The People of the Pit, A. Merritt. Explorers of the northern Alaskan wilderness happen across a man who has crawled until his hands are little more than ragged stumps!  He tells a story of a deep pit, a lost city within it... and the people of the pit.

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Claimed! by Francis Stevens

Sep 02 2009 Published by under Horror

Not too long ago, I took a first look at the weird short fiction of Francis Stevens (1883-1948), a groundbreaking author who has been credited with helping create the genre of "dark fantasy".  Though Stevens was a somewhat uneven writer when it came to character development, she came up with some wonderfully diabolical plots and weird imagery.

Stevens was sadly not very prolific, and wrote only a small number of novels, primarily to support her invalid mother.  I've picked up a few of them and am working my way through them; the first on my list was the novel Claimed! (1920):


The novel is a short and fast read -- only 135 pages -- and tells the story of a stubborn man's battle with a supernatural power of the seas.  I enjoyed the story, though I felt it was a somewhat average weird tale, albeit punctuated with some wonderfully creepy moments and one character whose personality really shines and is the focus of the story.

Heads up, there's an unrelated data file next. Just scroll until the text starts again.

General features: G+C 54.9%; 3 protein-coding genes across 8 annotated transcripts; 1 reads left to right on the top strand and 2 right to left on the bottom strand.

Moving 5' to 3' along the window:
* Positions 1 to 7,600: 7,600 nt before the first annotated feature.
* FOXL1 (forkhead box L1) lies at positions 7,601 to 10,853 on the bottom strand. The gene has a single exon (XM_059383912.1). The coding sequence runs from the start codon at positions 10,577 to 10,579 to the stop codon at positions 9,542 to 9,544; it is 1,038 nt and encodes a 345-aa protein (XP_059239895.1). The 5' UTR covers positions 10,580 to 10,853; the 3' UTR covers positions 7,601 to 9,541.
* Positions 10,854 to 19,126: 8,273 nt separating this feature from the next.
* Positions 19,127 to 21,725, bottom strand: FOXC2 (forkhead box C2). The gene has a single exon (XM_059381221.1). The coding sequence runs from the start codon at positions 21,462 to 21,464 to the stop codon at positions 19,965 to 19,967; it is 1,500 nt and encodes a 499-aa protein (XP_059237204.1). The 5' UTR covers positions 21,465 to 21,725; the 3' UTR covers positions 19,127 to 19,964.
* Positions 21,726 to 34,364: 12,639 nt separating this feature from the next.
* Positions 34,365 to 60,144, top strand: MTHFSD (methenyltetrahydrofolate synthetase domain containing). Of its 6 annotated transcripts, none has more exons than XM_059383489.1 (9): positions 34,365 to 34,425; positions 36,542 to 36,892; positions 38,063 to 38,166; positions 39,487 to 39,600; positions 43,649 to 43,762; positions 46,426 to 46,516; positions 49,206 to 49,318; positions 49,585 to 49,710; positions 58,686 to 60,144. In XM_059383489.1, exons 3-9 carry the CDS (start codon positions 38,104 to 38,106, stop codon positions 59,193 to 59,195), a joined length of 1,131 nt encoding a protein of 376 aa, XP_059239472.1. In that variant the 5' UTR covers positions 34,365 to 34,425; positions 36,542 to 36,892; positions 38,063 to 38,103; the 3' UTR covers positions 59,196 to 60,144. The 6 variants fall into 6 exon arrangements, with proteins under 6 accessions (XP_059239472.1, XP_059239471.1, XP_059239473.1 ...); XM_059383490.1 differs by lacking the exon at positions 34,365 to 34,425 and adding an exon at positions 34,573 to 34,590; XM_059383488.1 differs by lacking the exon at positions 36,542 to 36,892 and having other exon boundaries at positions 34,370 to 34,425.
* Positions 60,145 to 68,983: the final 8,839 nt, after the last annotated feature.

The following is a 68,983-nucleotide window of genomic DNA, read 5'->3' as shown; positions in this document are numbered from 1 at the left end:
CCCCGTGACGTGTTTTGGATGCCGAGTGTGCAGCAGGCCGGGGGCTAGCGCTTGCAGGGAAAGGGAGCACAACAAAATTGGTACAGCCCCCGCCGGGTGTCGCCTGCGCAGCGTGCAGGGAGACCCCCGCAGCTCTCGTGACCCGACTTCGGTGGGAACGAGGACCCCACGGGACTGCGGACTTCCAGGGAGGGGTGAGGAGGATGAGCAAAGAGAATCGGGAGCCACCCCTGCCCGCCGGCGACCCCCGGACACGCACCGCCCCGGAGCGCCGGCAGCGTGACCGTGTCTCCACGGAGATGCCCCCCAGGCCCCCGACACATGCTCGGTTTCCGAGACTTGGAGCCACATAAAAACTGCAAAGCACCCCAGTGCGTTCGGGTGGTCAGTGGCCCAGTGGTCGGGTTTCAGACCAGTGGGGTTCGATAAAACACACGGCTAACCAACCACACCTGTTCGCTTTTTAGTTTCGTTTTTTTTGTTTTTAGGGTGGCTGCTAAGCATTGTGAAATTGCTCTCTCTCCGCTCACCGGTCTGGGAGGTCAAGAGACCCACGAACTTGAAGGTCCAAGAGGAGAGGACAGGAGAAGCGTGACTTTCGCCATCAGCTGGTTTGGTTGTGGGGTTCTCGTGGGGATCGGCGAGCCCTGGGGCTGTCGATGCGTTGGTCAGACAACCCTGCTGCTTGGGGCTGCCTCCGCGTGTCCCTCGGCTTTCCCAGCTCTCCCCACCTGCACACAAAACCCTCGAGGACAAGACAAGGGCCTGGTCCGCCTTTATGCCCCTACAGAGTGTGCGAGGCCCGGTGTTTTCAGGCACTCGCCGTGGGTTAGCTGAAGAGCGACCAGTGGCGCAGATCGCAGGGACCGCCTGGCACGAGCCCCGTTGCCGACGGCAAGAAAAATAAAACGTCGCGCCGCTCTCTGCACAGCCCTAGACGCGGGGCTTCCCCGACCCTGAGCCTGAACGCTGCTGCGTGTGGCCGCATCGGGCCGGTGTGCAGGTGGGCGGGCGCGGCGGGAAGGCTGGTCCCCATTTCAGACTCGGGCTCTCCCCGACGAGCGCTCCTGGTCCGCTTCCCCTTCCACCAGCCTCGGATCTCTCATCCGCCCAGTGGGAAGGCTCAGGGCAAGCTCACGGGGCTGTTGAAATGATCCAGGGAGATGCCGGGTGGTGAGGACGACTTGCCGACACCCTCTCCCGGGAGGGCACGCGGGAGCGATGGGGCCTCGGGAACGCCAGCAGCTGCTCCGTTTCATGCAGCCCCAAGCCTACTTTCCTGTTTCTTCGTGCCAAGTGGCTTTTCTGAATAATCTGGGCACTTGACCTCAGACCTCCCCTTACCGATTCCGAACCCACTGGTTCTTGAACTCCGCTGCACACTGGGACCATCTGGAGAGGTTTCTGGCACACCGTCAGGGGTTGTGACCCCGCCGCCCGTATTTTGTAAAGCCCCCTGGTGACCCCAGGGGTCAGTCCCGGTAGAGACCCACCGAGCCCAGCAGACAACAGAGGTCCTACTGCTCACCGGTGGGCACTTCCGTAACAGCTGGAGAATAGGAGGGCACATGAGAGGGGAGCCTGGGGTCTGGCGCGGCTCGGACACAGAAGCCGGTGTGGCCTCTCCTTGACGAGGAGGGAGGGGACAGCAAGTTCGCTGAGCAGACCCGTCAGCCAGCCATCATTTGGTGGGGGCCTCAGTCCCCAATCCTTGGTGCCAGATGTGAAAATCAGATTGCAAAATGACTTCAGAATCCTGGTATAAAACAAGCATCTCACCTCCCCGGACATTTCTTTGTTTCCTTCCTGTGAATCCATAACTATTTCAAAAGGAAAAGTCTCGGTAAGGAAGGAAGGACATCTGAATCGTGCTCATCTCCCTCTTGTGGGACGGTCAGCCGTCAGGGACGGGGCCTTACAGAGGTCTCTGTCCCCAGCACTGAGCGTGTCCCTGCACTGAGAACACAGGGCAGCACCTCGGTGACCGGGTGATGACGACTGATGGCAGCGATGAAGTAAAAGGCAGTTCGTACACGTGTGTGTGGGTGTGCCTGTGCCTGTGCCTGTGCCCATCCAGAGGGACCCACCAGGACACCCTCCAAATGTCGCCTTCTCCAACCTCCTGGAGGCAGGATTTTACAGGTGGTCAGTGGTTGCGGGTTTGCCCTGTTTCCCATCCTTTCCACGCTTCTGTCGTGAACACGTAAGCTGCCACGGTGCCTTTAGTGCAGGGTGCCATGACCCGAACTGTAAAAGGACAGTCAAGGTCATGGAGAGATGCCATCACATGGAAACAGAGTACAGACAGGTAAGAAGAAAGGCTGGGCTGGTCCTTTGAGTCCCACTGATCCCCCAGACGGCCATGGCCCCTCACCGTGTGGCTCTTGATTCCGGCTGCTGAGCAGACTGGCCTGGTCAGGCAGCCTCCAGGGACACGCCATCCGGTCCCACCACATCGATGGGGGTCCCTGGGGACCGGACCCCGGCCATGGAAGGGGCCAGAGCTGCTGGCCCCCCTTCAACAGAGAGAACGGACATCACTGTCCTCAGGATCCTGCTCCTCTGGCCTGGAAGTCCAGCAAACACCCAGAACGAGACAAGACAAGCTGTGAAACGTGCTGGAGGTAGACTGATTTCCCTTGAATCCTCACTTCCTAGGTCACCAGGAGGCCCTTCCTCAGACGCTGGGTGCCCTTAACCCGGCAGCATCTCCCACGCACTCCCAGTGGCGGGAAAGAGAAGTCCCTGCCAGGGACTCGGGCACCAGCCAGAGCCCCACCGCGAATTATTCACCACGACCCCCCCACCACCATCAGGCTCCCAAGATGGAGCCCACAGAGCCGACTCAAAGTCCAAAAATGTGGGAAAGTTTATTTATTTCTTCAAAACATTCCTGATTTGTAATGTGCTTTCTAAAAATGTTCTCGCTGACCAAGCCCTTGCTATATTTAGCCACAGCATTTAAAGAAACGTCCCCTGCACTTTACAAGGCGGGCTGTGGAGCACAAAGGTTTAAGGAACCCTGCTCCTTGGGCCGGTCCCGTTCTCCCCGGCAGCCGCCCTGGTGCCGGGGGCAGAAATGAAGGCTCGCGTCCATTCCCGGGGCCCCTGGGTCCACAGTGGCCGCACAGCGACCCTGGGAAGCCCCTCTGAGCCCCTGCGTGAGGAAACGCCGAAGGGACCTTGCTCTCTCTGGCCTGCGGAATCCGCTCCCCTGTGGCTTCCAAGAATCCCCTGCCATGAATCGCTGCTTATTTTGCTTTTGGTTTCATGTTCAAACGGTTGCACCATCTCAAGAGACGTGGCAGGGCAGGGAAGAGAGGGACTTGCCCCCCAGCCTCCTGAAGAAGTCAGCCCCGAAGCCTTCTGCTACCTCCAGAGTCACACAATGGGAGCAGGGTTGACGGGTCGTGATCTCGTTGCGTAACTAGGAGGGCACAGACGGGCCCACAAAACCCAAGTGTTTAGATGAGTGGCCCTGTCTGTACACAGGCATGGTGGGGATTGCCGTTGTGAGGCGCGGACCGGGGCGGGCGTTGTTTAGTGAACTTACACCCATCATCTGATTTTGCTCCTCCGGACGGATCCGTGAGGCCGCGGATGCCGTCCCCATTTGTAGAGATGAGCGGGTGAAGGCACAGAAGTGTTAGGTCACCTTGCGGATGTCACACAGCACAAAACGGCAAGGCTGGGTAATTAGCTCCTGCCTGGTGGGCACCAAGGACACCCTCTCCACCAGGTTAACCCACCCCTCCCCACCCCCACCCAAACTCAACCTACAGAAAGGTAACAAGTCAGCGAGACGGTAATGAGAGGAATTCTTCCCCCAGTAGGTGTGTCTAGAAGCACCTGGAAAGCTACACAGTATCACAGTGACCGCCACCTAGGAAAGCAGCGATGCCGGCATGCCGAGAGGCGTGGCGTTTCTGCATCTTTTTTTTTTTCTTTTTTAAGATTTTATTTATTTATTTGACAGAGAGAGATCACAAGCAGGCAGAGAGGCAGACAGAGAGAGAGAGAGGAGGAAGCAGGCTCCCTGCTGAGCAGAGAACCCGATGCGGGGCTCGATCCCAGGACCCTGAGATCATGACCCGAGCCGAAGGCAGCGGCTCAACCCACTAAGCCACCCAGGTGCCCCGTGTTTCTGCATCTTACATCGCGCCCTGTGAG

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Marie Corelli's Ziska

Aug 06 2009 Published by under Horror

(I've had a backlog of fiction I've wanted to blog about, and a lack of energy for physics blogging thanks to heavy work on my book.  I'll get back to science-y posts in a few days.)

1897 was a very good year for Gothic fiction!  That year saw the publication of Bram Stoker's Dracula and Richard Marsh's wildly successful The Beetle, which I've blogged about previously.  Even more works were published that year, however, which thankfully have been resurrected in recent months by the good folks at Valancourt Books.  A couple of days ago, I finished their edition of Marie Corelli's Ziska: The Problem of a Wicked Soul:


The novel tells a story of supernatural romance and revenge, set in Cairo and set against the backdrop of ancient Egypt.  I found it an very enjoyable and atmospheric read and am glad it has been rediscovered after so many years of neglect.